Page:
Though Black Americans as workers virtually built this nation, Black architects have been as scarce as chicken lips and snake hips. Well, not quite that bad, at least not historically when you consider the phenomenal careers of Paul Williams (1884-1980), who was known as the “Architect of the Stars” in Hollywood, having designed homes for Frank Sinatra, Nat “King” Cole, Bill “Bojangles” Robinson, to mention a few notables who sought his creative ingenuity.
Vertner Tandy (1885-1949) and the recently departed J. Max Bond, Jr. (1935-2009) left their remarkable buildings around New York City and elsewhere, but here’s a few living Black architects that warrant more than a passing nod.
Norma Merrick Sklarek (1928–) of West Indian heritage and raised in Harlem, most of her educational training was acquired in New York City, especially her architectural degree from Columbia University in 1950. She was the first Black woman to receive a license as an architect in the U.S. But being a Black woman architect she had three strikes against her and she was unable to find employment in her field at first. Undaunted she eventually landed a job at a California firm and by 1966 she was its first female director. Among her major projects is Terminal One at the Los Angeles International Airport and the U.S. Embassy in Tokyo. Currently, she is a partner in Siegel, Sklarek, Diamond one of the largest firms in the United States to be owned entirely by women.
Most Americans know Harvey Gantt (1943–) as a politician and the first African-American mayor of Charlotte, North Carolina. But before entering the political arena, Gantt, who was the first African American student at Clemson University (South Carolina) in 1963, was the third ranking student in the architecture program. He went on to earn a master’s degree from the Massachusetts Institute of Technology in urban planning. From 1965 to 1970 he worked in architectural firms in North Carolina, subsequently establishing his own firm, Gantt-Huberman in 1971.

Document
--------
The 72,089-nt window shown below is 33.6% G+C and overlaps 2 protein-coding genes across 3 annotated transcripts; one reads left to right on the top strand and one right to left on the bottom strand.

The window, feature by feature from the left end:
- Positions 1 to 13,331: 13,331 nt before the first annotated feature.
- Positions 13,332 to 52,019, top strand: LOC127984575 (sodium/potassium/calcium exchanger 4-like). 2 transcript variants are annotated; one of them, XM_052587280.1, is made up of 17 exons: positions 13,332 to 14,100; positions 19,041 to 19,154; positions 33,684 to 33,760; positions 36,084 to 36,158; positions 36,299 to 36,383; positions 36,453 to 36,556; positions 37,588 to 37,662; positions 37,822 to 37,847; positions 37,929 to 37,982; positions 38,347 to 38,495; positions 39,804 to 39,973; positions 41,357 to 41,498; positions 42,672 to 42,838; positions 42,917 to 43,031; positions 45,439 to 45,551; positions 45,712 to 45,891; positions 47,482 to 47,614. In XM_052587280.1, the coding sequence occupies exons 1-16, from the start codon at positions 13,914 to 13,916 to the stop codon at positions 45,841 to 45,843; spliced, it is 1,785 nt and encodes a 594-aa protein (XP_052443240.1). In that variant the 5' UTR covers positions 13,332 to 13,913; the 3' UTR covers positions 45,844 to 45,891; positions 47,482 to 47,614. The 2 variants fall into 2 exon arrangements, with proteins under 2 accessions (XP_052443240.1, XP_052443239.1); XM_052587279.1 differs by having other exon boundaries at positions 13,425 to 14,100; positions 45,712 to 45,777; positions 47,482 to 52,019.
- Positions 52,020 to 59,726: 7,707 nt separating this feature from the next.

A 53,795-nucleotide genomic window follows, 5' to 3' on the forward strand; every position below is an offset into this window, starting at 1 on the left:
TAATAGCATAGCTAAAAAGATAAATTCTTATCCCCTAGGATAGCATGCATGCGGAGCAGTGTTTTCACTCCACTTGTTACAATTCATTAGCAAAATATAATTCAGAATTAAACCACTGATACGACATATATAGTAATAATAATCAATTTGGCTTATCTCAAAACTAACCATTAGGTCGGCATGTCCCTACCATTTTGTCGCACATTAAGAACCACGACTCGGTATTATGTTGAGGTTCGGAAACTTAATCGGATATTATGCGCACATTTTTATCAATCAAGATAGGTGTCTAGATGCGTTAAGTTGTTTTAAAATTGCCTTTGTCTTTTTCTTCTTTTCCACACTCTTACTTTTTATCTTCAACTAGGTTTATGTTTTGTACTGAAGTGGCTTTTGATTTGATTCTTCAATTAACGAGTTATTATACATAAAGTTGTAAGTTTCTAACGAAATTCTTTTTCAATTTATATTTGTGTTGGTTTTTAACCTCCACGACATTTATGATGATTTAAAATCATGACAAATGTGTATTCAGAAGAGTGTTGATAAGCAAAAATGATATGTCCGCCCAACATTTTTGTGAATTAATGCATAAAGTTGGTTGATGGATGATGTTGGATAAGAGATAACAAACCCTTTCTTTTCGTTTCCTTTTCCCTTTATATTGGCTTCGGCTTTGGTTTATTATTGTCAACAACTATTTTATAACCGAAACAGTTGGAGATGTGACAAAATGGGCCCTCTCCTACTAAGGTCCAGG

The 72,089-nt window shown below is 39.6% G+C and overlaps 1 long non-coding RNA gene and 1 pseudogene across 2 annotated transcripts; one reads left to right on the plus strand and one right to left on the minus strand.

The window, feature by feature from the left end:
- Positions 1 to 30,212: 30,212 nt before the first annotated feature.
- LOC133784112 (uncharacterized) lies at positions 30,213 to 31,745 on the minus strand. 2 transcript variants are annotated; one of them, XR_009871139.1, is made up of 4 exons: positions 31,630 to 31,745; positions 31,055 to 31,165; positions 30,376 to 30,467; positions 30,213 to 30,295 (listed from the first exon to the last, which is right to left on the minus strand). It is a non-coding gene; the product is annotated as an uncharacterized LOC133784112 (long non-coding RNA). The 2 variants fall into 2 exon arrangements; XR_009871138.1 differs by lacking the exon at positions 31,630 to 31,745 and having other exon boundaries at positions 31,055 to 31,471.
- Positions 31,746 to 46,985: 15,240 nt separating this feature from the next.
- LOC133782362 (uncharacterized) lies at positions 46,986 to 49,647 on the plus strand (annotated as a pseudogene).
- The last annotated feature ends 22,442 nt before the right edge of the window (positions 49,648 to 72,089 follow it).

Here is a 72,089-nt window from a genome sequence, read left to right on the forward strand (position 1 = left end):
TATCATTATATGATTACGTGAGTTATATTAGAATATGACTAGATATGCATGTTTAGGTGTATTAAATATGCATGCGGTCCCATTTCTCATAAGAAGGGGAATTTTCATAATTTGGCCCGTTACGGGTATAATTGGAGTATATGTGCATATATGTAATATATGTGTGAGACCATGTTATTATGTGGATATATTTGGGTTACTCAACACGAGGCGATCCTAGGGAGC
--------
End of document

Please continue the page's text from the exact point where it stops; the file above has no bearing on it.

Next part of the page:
Bradford Grant is the Interim Dean of the Engineering, Architecture, and Computer Sciences at Howard University. He is also the director of the School of Architecture and Design. Before arriving at Howard, Grant was chair of the Architecture Department at Hampton University. He received his master’s degree in architecture with a concentration on social and cultural factors from the University of California at Berkeley. Grant is a registered architect with extensive experience in housing and community design.
Howard Sims of Detroit is among the leading Black architects in the country, having directed individual and team projects in the realm of culture, institutions, residential and transportation. His firm, SDG, played a key role in the expansion of the University of Michigan campus in Dearborn and the historic Stroh River Place Development in Detroit. He has directed major projects at airports all over the nation, including Detroit Metropolitan Airport, George Bush Intercontinental Airport in Houston, and Cleveland Hopkins International Airport.
At one time Harold R. Varner was a partner with Howard Sims, but now he is the CEO and chairman of the United States Solar & Wind. He is also the founder of Varner & Associates which is among the leading architectural firms in the state of Michigan. For several years he was the Director of the City of Detroit’s Housing and Urban Redevelopment Department. During his fifty years as an architect he has forged an enviable reputation and the completion of the Charles H. Wright Museum of African-American History, with its unique rotunda, stands as his crowning achievement.
Melanie Boyd is a senior architect at Cleveland State University. She also a member of the City of Cleveland Planning Commission, and is vitally involved in the restoration and development of several historic districts in Cleveland, including the Warehouse, Mall, Playhouse Square and Prospect Avenue.
Riccardo Ferguson is the Principal Architect at Solomon-Ferguson, based in Solana Beach, California. Over the years the company has satisfied clients in a diverse set of markets, expressing an expertise in architect and design for commercial, residential, and retail projects. Ferguson earned his master’s in architecture from the University of Maryland in 1984. Among his specialties is the design of chapels, which he has completed in Japan and Hawaii.
Tenika Felder is a Project Manager at Enviro Design in Lanham, Maryland. She is owner of the Redlef Group Architects LLC which is currently in the process of completing designs on elevators and shafts in residential buildings in Prince George’s County. While a student at Howard University’s school, she, along with a classmate, was a first place prize winner when they created lab modules that face light-filled galleries sheathed in glass with rust-colored concrete panels to add warmth to outside walls. “If I didn’t go into architecture,” said Felder, a Lanham resident, “I would have chosen medical research or biomedical engineering, so working in the NIH environment was a perfect fit.”